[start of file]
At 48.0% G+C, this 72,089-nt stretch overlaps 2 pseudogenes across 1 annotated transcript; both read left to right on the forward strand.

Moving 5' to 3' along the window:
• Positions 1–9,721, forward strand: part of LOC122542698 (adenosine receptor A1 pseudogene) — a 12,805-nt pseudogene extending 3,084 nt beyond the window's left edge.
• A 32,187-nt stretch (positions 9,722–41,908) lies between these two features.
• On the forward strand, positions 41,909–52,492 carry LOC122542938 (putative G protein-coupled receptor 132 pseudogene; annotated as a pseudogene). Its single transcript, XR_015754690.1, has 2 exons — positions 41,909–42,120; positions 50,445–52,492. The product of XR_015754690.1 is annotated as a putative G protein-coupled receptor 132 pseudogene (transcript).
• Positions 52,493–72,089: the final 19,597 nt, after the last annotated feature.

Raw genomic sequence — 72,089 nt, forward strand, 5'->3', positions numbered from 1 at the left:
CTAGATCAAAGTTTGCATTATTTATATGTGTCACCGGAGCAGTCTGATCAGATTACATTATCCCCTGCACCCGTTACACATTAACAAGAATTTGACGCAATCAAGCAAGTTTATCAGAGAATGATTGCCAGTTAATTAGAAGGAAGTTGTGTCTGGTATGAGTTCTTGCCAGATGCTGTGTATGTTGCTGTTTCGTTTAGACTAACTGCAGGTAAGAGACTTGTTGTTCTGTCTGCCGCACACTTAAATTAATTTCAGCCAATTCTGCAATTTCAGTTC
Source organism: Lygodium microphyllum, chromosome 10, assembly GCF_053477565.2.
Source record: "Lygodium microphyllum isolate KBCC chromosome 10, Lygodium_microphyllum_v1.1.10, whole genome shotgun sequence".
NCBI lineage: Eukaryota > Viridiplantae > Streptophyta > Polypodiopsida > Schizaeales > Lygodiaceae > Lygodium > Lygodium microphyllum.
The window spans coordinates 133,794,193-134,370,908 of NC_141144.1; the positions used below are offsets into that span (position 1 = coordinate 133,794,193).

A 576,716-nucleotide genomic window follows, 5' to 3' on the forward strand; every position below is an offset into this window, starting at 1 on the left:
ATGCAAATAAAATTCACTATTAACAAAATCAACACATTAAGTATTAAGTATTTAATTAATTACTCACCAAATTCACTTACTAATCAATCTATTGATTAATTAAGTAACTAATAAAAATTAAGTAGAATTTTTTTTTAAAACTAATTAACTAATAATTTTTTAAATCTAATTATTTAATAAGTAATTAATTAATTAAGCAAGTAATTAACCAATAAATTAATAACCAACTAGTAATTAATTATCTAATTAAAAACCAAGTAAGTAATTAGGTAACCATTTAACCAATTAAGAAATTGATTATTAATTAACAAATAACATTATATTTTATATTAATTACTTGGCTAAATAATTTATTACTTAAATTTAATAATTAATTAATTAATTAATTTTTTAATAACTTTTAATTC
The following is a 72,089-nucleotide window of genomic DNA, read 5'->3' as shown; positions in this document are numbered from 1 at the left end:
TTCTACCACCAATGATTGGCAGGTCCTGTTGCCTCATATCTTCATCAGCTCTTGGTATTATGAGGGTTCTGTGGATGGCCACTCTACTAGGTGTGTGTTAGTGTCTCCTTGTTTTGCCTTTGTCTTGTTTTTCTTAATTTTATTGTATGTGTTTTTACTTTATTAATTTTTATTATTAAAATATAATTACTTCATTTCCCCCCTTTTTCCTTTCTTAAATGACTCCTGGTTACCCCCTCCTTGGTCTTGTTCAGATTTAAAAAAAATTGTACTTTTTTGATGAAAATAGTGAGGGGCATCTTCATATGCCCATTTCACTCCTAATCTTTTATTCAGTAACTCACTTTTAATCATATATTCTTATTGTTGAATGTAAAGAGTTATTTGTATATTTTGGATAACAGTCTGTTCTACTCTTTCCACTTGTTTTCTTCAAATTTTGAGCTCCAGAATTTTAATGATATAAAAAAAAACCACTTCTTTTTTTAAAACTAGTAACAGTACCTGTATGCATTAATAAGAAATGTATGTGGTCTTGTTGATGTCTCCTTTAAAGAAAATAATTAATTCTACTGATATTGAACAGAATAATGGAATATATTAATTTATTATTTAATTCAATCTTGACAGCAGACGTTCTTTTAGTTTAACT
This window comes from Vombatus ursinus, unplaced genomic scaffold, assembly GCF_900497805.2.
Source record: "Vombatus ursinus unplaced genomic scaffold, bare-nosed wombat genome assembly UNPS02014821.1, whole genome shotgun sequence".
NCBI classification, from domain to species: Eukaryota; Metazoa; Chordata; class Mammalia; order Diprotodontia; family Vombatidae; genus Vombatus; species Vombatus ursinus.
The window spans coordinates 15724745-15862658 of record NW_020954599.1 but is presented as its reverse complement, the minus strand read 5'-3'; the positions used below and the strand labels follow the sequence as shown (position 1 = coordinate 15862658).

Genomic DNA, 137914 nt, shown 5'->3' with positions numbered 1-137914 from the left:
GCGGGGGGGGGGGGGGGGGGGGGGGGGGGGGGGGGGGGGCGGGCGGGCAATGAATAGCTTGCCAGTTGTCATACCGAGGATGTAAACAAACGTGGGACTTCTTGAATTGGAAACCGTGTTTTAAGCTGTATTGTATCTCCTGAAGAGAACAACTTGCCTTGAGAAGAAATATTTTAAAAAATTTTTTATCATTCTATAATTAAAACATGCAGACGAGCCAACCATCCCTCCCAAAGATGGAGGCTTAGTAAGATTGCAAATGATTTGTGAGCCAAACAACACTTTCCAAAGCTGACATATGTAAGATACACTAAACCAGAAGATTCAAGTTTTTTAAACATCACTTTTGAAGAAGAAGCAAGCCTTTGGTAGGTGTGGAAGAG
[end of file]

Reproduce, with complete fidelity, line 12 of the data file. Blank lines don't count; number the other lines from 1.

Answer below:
The window spans coordinates 133,794,193-134,370,908 of NC_141144.1; the positions used below are offsets into that span (position 1 = coordinate 133,794,193).